Syllable

A syllable (from the Greek συλλαβή, syn = `co, together` + labe = `grasp`, thus meaning a handful [of letters]) is a unit of organization for a sequence of speech sounds. For example, the word water is composed of two syllables: wa and ter. A syllable is typically made up of a syllable nucleus (most often a vowel) with optional initial ...
Found on http://en.wikipedia.org/wiki/Syllable

syllable

a word or part of a word that has only one vowel sound
Found on http://www.macmillandictionaries.com/features/glossary/dictionary-terms/

Syllable

Each beat in a word is a syllable. Words with only one beat (cat, fright, jail) are called monosyllabic; words with more than one beat (super, coward, superficiality) are polysyllabic.
Found on http://www.standards.dfes.gov.uk/primary/publications/literacy/63285/nls_fw

syllable

Plural form: syllables. Chunks of sound which have a separate sound when they are said. A syllable can be a word, part of a word, just one letter or a group of letters.
Example: The word 'Internet' has 3 syllables. In - ter - net.
Found on http://www.bbc.co.uk/skillswise/glossary/

Syllable

• (n.) An elementary sound, or a combination of elementary sounds, uttered together, or with a single effort or impulse of the voice, and constituting a word or a part of a word. In other terms, it is a vowel or a diphtong, either by itself or flanked by one or more consonants, the whole produced by a single impulse or utterance. One of the li...
Found on http://thinkexist.com/dictionary/meaning/syllable/

syllable

noun a unit of spoken language larger than a phoneme; `the word `pocket` has two syllables`
Found on https://www.encyclo.co.uk/local/20974

Syllable

Syl'la·ble noun [ Middle English sillable , Old French sillabe , French syllabe , Latin syllaba , Greek ... that which is held together, several letters taken together so as to form one sound, a syllable, from ... to take together; ... with + ... to take; confer Sanskrit ...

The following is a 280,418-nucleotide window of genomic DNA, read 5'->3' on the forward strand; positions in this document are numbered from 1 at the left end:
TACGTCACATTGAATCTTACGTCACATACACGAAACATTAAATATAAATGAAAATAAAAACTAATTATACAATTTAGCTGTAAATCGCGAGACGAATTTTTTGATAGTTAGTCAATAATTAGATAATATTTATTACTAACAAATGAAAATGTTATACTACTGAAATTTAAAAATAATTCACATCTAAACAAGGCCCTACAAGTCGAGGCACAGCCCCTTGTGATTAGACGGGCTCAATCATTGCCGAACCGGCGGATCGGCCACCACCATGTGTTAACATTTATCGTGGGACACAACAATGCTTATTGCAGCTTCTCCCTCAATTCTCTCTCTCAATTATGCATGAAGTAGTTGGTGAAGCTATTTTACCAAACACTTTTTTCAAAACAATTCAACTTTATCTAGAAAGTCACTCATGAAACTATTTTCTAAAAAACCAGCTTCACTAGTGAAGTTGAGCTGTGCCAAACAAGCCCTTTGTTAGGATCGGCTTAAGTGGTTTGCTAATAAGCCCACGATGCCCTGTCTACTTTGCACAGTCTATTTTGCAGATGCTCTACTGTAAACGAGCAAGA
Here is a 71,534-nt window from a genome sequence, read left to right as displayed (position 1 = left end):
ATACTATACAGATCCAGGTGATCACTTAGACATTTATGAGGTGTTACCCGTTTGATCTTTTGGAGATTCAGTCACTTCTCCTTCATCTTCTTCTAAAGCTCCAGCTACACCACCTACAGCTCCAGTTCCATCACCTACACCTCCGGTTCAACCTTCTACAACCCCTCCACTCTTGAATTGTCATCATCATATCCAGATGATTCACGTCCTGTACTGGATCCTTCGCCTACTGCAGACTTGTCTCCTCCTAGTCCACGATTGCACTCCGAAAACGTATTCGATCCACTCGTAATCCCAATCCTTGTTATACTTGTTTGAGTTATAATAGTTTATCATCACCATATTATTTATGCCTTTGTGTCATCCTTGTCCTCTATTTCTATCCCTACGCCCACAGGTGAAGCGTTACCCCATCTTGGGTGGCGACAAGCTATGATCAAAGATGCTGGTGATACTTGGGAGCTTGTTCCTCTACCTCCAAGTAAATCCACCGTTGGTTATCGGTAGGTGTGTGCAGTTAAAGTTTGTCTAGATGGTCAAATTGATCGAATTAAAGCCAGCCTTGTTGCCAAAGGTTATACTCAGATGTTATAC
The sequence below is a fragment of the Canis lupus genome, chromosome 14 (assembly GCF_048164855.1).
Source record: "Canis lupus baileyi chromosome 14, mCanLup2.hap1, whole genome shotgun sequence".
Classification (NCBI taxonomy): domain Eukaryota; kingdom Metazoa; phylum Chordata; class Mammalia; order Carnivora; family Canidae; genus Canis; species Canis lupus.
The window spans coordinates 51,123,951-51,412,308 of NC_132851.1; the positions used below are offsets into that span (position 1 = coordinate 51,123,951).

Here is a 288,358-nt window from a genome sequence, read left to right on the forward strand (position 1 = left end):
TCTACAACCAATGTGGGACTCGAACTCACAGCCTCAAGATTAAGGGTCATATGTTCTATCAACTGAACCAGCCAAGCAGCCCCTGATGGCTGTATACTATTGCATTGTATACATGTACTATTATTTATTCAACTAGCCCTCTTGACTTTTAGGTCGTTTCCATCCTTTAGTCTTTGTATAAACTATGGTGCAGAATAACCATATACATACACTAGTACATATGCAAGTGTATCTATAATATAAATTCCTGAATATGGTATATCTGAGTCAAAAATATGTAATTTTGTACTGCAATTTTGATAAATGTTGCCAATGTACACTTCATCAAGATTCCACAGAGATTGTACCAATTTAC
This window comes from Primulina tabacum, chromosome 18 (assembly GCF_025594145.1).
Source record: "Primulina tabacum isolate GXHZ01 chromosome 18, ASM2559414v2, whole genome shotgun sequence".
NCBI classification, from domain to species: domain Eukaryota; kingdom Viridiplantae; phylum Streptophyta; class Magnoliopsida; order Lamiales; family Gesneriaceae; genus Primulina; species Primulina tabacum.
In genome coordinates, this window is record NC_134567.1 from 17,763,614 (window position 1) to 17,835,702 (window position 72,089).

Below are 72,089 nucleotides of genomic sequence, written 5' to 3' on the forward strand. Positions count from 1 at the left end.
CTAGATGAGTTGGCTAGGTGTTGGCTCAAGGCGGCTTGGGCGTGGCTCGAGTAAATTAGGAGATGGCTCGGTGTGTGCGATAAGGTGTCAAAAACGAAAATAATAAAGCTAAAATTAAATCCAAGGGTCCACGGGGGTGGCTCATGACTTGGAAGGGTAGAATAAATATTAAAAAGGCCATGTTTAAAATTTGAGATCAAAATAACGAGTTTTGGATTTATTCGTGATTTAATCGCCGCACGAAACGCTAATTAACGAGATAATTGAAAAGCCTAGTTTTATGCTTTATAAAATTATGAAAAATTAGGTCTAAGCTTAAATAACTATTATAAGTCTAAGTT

Found on http://www.encyclo.co.uk/webster/S/262

Syllable

Syl'la·ble transitive verb To pronounce the syllables of; to utter; to articulate. Milton.
Found on http://www.encyclo.co.uk/webster/S/262

syllable

A group of letters that usually contains a vowel and can be pronounced independently from the complete word.
Found on http://quick-facts.co.uk/language/grammar.html

Syllable

A part of a word that contains a vowel or, in spoken language, a vowel sound (e-vent, news-pa-per).
Found on http://www.ldonline.org/glossary

Syllable

A part of a word that contains a vowel or, in spoken language, a vowel sound (e-vent, news-pa-per)
Found on http://www.ldonline.org/glossary

syllable

a segment of speech that consists of a vowel, with or without one or more accompanying consonant sounds immediately preceding or following—for ... [6 related articles]
Found on http://www.britannica.com/eb/a-z/s/198

syllable

A sound structure usually consisting of a central VOWEL (V) such as /a:/, with one or more CONSONANTS (C) preceding or following it, such as /b/ or /k/ CV /ba:/ bar and VC /a:k/ ark. Languages vary in whether they permit only CV syllables or allow CVC syllables as well and in the combinations of C that may be used. See EPENTHESIS
Found on http://www.viviancook.uk/Linguistics/LinguisticsGlossary.htm

Syllable

A unit of pronunciation making up a word. For example, the word 'badger' consists of two syllables 'bad' and 'ger'. In English, syllables can be defined as either stressed (long) or unstressed (short). See meter.
Found on http://www.poetsgraves.co.uk/glossary_of_poetic_terms.htm

syllable

a unit of spoken language larger than a phoneme
Found on https://www.vocabulary.com/lists/418206

syllable

a vowel preceded by from zero to three consonants ('awl' ... 'strand'), and followed by from zero to four consonants ('too' ... 'sixths').
Found on http://rpo.library.utoronto.ca/display_rpo/terminology.cfm#acatalectic

Syllable

A vowel preceded by from zero to three consonants ('awl' ... 'strand'), and followed by from zero to
Found on http://www.encyclo.co.uk/local/22429

syllable

The most important structural unit in phonology. A syllable consists of a series of sounds which are grouped around a nucleus of acoustic prominence (usually a vowel). A closed syllable is one which has a coda, an open syllable has a codaless rhyme: got /gɒt/ versus go /gəʊ/.
Found on https://www.uni-due.de/ELE/LinguisticGlossary.html

syllable

Unit of pronunciation within a word, or as a monosyllabic word, made by a vowel or a combination of vowels and consonants. For example, the word `competition` contains four syllables: `com/pe/ti/tion`
Found on http://www.talktalk.co.uk/reference/encyclopaedia/hutchinson/m0038757.html

syllable

[n] - a unit of spoken language larger than a phoneme
Found on http://www.webdictionary.co.uk/definition.php?query=syllable
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